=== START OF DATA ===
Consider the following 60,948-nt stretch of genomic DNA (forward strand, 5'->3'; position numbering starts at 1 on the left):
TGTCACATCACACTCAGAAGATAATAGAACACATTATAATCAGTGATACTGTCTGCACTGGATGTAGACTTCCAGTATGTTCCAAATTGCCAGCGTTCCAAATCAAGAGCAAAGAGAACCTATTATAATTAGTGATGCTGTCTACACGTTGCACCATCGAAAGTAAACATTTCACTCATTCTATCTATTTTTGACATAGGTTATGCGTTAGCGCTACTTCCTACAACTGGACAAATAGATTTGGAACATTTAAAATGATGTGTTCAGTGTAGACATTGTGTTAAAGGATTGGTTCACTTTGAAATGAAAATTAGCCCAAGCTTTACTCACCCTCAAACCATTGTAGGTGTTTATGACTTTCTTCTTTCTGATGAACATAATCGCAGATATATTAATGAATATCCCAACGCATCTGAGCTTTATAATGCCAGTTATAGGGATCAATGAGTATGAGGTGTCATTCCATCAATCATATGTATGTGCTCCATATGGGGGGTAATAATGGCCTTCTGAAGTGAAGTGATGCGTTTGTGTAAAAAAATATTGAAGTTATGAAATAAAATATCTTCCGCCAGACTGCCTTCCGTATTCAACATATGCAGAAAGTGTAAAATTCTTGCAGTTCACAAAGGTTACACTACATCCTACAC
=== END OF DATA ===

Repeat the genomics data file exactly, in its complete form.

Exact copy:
Consider the following 60,948-nt stretch of genomic DNA (forward strand, 5'->3'; position numbering starts at 1 on the left):
TGTCACATCACACTCAGAAGATAATAGAACACATTATAATCAGTGATACTGTCTGCACTGGATGTAGACTTCCAGTATGTTCCAAATTGCCAGCGTTCCAAATCAAGAGCAAAGAGAACCTATTATAATTAGTGATGCTGTCTACACGTTGCACCATCGAAAGTAAACATTTCACTCATTCTATCTATTTTTGACATAGGTTATGCGTTAGCGCTACTTCCTACAACTGGACAAATAGATTTGGAACATTTAAAATGATGTGTTCAGTGTAGACATTGTGTTAAAGGATTGGTTCACTTTGAAATGAAAATTAGCCCAAGCTTTACTCACCCTCAAACCATTGTAGGTGTTTATGACTTTCTTCTTTCTGATGAACATAATCGCAGATATATTAATGAATATCCCAACGCATCTGAGCTTTATAATGCCAGTTATAGGGATCAATGAGTATGAGGTGTCATTCCATCAATCATATGTATGTGCTCCATATGGGGGGTAATAATGGCCTTCTGAAGTGAAGTGATGCGTTTGTGTAAAAAAATATTGAAGTTATGAAATAAAATATCTTCCGCCAGACTGCCTTCCGTATTCAACATATGCAGAAAGTGTAAAATTCTTGCAGTTCACAAAGGTTACACTACATCCTACAC